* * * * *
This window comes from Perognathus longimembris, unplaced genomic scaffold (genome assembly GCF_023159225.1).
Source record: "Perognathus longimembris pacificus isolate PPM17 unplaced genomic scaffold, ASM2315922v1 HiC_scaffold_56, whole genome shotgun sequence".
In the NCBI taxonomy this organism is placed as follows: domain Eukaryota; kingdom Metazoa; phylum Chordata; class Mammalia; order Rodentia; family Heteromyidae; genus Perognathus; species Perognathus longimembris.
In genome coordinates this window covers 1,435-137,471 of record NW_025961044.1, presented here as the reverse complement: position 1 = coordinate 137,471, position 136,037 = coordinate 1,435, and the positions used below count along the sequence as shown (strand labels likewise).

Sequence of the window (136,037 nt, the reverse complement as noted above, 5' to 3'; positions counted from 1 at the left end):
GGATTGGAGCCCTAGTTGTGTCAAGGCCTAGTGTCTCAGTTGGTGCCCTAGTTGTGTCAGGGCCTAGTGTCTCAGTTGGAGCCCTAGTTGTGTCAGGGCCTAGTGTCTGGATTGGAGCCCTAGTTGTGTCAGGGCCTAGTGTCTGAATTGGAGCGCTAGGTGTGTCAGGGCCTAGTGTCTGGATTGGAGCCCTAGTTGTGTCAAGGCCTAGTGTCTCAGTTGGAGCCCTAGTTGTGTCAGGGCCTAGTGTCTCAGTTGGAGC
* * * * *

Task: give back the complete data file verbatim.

This window comes from Perognathus longimembris, unplaced genomic scaffold (genome assembly GCF_023159225.1).
Source record: "Perognathus longimembris pacificus isolate PPM17 unplaced genomic scaffold, ASM2315922v1 HiC_scaffold_56, whole genome shotgun sequence".
In the NCBI taxonomy this organism is placed as follows: domain Eukaryota; kingdom Metazoa; phylum Chordata; class Mammalia; order Rodentia; family Heteromyidae; genus Perognathus; species Perognathus longimembris.
In genome coordinates this window covers 1,435-137,471 of record NW_025961044.1, presented here as the reverse complement: position 1 = coordinate 137,471, position 136,037 = coordinate 1,435, and the positions used below count along the sequence as shown (strand labels likewise).

Sequence of the window (136,037 nt, the reverse complement as noted above, 5' to 3'; positions counted from 1 at the left end):
GGATTGGAGCCCTAGTTGTGTCAAGGCCTAGTGTCTCAGTTGGTGCCCTAGTTGTGTCAGGGCCTAGTGTCTCAGTTGGAGCCCTAGTTGTGTCAGGGCCTAGTGTCTGGATTGGAGCCCTAGTTGTGTCAGGGCCTAGTGTCTGAATTGGAGCGCTAGGTGTGTCAGGGCCTAGTGTCTGGATTGGAGCCCTAGTTGTGTCAAGGCCTAGTGTCTCAGTTGGAGCCCTAGTTGTGTCAGGGCCTAGTGTCTCAGTTGGAGC